How To Help Performing Musicians
Although music is a ubiquitous part of nearly every human’s experience, there is, perhaps, a subconscious expectation that it comes for free. In fact, it’s extremely expensive to produce and deliver good music (both live and recorded).
The independent musician needs an average of 200 streams to earn $1 on the major streaming services, and eighty percent of all industry revenue is earned by three major labels.
Venues that still host live music (and they are diminishing) must take into consideration a variety of costs, including copyright licensing, sound system, staffing, and musicians’ pay. So it’s helpful to thank those businesses who still believe in live music and hire (meaning, literally, they pay) musicians to offer entertainment.
From 2012 to 2016, the median annual compensation for American musicians was less than $25,000 (American Community Survey, 2016). Most of us who choose music as a career do so with the expectation that supplementary work will be necessary to make ends meet.
But you rarely hear musicians complain about pay, because in the long run, we’re going to do this as long as we’re still breathing, and nobody likes a whiner. In fact, there are other forms of “compensation” that can make up for -- sometimes even transcend -- traditional pay.
So, if you’re interested in helping performing musicians, here are some creative ways:
Wait! Don’t tune out! We all “know” social media is important, but there are some tricks to help an artist increase her/his visibility.
Your “likes” of a band’s page, posts, tweets, photos, videos and music are more valuable than you may realize- they’re actually worth money. There are venues and booking personnel who won’t give a band a second look without 500+ likes on Facebook.
Like their page. Like their posts. Comment if you have something nice to say.
Indicate you’re “going” or “interested” on their events. Even if you can’t make the show, the more interest in the post, the higher its visibility in feeds.
Post photos from shows you attend. If you get some good video (they’re actually hard to come by due to background noise) edit a favorable clip or two and post.
Repost/retweet events in your feed to increase awareness of an upcoming show.
Invite friends to like a band/musician’s page/profile. But do so with purpose- we don’t want to bother people who, say, think roots music is dorky. What we want is to let the gal or guy who really digs this genre know we’re out here doing it and doing it well.
It sounds fairly basic, but even popping in to attend a portion of a show is extremely helpful to a performing musician. Your smiling face is valuable, reminding us we have friends who believe in what we’re doing.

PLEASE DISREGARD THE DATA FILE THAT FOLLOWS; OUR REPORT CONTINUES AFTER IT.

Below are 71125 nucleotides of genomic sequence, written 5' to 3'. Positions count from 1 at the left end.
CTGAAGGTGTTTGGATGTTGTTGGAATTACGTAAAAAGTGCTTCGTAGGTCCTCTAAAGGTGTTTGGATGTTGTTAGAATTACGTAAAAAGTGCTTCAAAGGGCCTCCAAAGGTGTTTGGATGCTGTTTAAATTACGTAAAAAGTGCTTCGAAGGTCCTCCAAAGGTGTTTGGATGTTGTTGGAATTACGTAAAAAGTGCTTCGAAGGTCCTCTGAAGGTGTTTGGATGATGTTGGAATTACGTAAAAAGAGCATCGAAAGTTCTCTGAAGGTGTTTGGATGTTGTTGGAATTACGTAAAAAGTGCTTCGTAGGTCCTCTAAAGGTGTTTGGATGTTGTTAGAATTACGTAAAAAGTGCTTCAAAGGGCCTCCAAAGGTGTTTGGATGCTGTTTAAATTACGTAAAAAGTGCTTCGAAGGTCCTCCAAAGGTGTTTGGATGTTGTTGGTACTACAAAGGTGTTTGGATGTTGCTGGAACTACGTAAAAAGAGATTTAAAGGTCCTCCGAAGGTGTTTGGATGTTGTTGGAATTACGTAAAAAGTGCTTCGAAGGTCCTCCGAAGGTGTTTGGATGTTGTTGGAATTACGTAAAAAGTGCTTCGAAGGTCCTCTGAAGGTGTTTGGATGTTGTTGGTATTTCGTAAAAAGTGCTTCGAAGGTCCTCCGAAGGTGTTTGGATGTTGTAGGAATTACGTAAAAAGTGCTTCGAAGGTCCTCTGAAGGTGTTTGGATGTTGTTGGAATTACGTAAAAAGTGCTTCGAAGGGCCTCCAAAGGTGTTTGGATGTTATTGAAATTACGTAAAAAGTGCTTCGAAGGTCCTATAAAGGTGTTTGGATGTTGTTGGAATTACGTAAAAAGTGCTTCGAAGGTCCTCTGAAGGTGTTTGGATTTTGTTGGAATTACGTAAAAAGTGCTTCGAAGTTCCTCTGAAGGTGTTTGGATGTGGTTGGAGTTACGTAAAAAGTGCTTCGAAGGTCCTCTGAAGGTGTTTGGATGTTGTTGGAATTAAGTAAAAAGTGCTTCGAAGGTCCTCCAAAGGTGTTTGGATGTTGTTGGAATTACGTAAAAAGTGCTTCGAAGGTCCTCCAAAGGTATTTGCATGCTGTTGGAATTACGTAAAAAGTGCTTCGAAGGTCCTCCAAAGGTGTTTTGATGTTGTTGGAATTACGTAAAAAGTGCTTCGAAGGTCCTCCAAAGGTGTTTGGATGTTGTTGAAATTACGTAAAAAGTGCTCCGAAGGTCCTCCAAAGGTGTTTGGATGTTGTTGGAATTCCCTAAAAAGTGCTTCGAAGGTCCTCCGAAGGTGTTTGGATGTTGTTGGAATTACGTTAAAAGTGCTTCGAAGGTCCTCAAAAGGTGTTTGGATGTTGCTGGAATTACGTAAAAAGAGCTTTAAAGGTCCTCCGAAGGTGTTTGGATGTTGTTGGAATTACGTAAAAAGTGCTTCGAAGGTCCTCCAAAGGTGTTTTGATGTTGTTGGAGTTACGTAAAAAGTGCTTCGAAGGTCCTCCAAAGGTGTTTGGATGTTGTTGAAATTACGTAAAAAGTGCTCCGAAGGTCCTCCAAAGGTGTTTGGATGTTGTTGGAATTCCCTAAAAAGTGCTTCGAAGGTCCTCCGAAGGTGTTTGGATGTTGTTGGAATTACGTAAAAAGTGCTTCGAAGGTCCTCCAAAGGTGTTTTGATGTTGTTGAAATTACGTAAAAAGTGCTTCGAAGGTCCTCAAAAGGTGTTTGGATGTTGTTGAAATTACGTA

While attending, if you listen or dance, you’re helping to set the experience for the other members of the audience. We deeply appreciate when people take the time to acknowledge we’re playing for them and try to listen, applaud, smile, and interact with us, etc. Obviously, many venues are bars and we’re completely cognizant of the fact that folks are there to socialize and have a good time. We get it. But it’s still really helpful to know you know we’re there.
Tell the manager and staff that you liked the music and you hope they’ll have us back.
Buy Merch/Grab a Card/TIP
Many performing musicians rely on merch and music sales to supplement their pay. Moreover, your tips add up and can totally round out our pay. (By the way, if you leave a large bill in the jar, it’s 100% acceptable to hold it up so a member of the band knows it was you who left it.)
Grab a few of the band’s cards! You can give one to another venue if you think our music is a good fit. We can’t say enough how beneficial it can be for our fans to recommend us to a potential employer.
Gifting music is a fabulous way to spread the word about a musician you enjoy.
To repeat, your word of mouth to potential venues is one of the best ways for us to get hired. If you’re in a venue you think would be a good fit, please let the manager know. Then, contact us so we can follow up with them and send an info kit.
Wineries and corporate events, along with weddings and celebratory events, provide excellent opportunities for a good band to deliver a win-win for themselves and the hosts.
Host an Event
You can host an event -- say, a birthday gathering or retirement party -- in a venue that normally has live music. Simply contact us and we can help make arrangements with the venue.
You can host a house concert in your own home for relatively no cost (other than helping to ensure enough people are there to cover the band’s fee). Many people hold intimate gatherings with musicians performing in their living room or back yard, and often will ask for potluck dishes and BYOB. A suggested donation is collected at the door to pay the musicians.
You can suggest musicians for your corporate holiday or summer parties.
In a Nutshell
Thank you. Thanks for your love. It’s an absolutely beautiful world we’ve got -- music can be such a grand demonstration of heart and community.
And it really works when we work together.
Our friend Charlie, an artist living on the Tillamook coast, says, “If everyone is giving -- both the musicians and the audience -- the energy becomes circular and we all walk away feeling renewed.”